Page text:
Physicians

Doctor fee stalemate exemplifies problems of universal health care

The thousands of physicians and millions of Medicare beneficiaries who think the government should provide “universal health care” insurance to all Americans are getting a good look at how ugly such a politically-driven scheme would be. Doctors would see their incomes fall, and patients would suffer big time.

Because Congress cannot agree on how to prevent a 10.6 percent cut in Medicare payments, doctors are threatening to drop their Medicare patients. And because the Democrats want to prevent the cut in Medicare payments to doctors by cutting payments to private insurers that cover millions of Medicare beneficiaries, insurers are threatening to drop out of that program and make those Medicare beneficiaries very unhappy.

The Washington Post’s report on the politically-driven stalemate is here. Clearly, the Democrats are intent on winning political points regardless of what happens to patients. And the Republicans are intent on preserving Medicare Advantage, which they created when they controlled Congress.

Under a “universal health insurance system,” which is advocated by the Democrats, political fights like this would happen every year. Doctors and insurers, if they were still in business, would face payment cuts. Patients would face uncertainty about who their doctors and insurers would be. And relationships between doctors, insurers and patients would become more strained than some of them already are.

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  1. I would like to Thanks for the informative post. Some patients avoided long waits for medical services by paying for private treatment. In 2003, British Columbia enacted Bill 82, an “Amendment to Strengthen Legislation and Protect Patients. Health care can have a zero price to the user, but that doesn’t mean it’s free or has a zero cost. The problem with a good or service having a zero price is that demand will exceed supply. I’m wondering just how many Americans would like Canada’s long waiting lists, medical czars deciding what treatments we get and an exodus of doctors. Thanks for sharing .

  2. With a Universal Health care system there is no dought there will be less personalization with doctors and patients, because patients will be seen by whoever is available at that time. This would lead to “cookie cutter diagnoses” and treatment.It will become more of a business and the bottom line is volume.
    If a doctor had a patient for many years the likelihood of catching something in early stages are higher than not. Due to the experience the Doctor had with this patient over the years. But that patient doctor relationship would be eliminated. Malpractice suits will double if not triple due to doctors misdiagnosing serious illnesses simply because they didn’t have the time they needed to treat or get to know the patients medical history. Patients will become hostel over the lack of concern for their medical care and will consult legal help. This potentially could lead to an encouragement to sue because they would be suing the government; a bigger pocket means bigger payouts.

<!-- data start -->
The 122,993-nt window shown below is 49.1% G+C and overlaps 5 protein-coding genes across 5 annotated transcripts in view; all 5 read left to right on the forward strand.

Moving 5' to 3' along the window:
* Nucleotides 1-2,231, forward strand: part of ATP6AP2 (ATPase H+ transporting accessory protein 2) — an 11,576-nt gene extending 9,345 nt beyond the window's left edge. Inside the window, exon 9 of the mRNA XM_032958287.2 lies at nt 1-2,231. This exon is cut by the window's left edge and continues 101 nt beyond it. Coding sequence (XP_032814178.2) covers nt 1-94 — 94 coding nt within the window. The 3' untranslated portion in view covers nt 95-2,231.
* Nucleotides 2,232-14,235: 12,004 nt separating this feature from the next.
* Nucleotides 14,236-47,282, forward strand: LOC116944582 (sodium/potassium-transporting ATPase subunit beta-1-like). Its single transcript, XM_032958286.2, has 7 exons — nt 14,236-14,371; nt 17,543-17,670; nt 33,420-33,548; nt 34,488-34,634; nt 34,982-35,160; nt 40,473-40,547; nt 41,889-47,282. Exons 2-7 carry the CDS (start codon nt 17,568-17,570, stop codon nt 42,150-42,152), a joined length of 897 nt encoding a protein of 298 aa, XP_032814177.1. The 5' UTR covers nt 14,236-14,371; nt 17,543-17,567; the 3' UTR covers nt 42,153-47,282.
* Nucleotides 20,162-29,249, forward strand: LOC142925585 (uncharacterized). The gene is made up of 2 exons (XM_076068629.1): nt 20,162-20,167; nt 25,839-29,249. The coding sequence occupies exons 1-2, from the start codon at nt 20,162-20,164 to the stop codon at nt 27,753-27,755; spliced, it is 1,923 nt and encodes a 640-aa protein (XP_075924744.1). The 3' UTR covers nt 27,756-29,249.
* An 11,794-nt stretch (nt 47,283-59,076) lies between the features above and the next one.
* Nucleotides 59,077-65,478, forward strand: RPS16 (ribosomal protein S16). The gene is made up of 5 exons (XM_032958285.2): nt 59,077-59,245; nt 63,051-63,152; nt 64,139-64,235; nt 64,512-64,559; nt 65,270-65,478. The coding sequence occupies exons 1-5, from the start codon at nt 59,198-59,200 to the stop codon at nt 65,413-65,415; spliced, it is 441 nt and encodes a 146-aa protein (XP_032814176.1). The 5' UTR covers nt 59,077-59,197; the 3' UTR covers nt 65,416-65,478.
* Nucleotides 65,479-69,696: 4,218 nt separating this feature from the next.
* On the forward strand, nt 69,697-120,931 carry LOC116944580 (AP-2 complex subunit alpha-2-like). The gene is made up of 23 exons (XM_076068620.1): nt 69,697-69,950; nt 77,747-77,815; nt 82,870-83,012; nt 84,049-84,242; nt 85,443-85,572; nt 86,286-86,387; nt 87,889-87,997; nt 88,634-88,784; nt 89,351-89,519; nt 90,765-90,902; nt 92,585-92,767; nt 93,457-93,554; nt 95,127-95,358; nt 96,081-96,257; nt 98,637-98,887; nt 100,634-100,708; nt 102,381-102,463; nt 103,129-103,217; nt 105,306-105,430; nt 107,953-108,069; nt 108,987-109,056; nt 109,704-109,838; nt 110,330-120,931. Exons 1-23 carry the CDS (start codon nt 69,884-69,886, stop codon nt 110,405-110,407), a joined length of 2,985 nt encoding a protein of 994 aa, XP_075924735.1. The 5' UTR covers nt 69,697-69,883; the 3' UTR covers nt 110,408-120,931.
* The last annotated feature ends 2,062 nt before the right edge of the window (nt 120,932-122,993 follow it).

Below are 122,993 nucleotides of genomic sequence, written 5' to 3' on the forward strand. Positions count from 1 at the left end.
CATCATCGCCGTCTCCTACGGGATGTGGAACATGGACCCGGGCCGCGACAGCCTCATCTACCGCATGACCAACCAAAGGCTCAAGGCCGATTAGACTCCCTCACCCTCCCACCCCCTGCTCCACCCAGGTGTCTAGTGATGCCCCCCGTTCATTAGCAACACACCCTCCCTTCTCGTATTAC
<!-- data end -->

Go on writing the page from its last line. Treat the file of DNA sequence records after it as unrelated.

3. “no money = no initiative. these bright individuals will find their place in other fields of the private sector”.
    I wonder which other fields of private sector offers the financial reward close to medicine.
    Pls tell me how we get the capable,committed individuals in the armed forces. It is called professional interest. As a matter of fact, the least desirable doctor is the one that entered the profession purely for money !!

  4. i think we are all ignoring the human nature of incentive. all benefits of any of the systems aside, how do you get people who want to become doctors to pay for all the schooling required and invest years of their lives to training to accept drastic reduction in payment that all of these socialized systems of health care would cause. no money = no initiative. these bright individuals will find their place in other fields of the private sector.
    also coverage does not equal care. ask the canadians and the british about gate keepers and long waiting times. we have the highest survival rates in the world when dealing with cancer for a reason. the populations of the countries who do have universal care fall way short of the 300 million people that we have.

  5. “Am I mistaken to this that the “universal” system Peter describes treats doctors almost like slaves? That is, their choices are to either play by the rules, leave the country, or quit?”
    Brian, it’s called collective barganing, not beneath doctors and gives them many more options than other workers in the economy. If you consider the options for docs to be that narrow then what is your reaction to strikes in other industies and your view of worker options then – do you say, “If they don’t like the working conditions then find another job”? People entering the profession in Canada know the rules so if they don’t like the rules then, “find another job”.
    Ontario has had doctors strikes, as well as nursing strikes and both parties do not take the action lightly. Public opinion palys a very large role in the resolution. If bad policy means a shortgae of docs then policy will have to change. I’d rather have that than a closed guild (with the aid of legislation) dictating compensation.
    “The very principle of universal coverage is to enable EVERYONE to have a policy that actually PAYS for healthcare. This is in contrast to today’s system where providers must eat the cost of delivering care to those that can not afford to pay…not to mention the destructive economic and social ramifications for the individual that can not pay.”
    Doug, universal coverage under the present U.S. system will bankrupt us. Single-pay cannot be separated from universal coverage and offers cost controls and efficiencies. Yes under single-pay ALL providers will be compensated and there will be no free riders.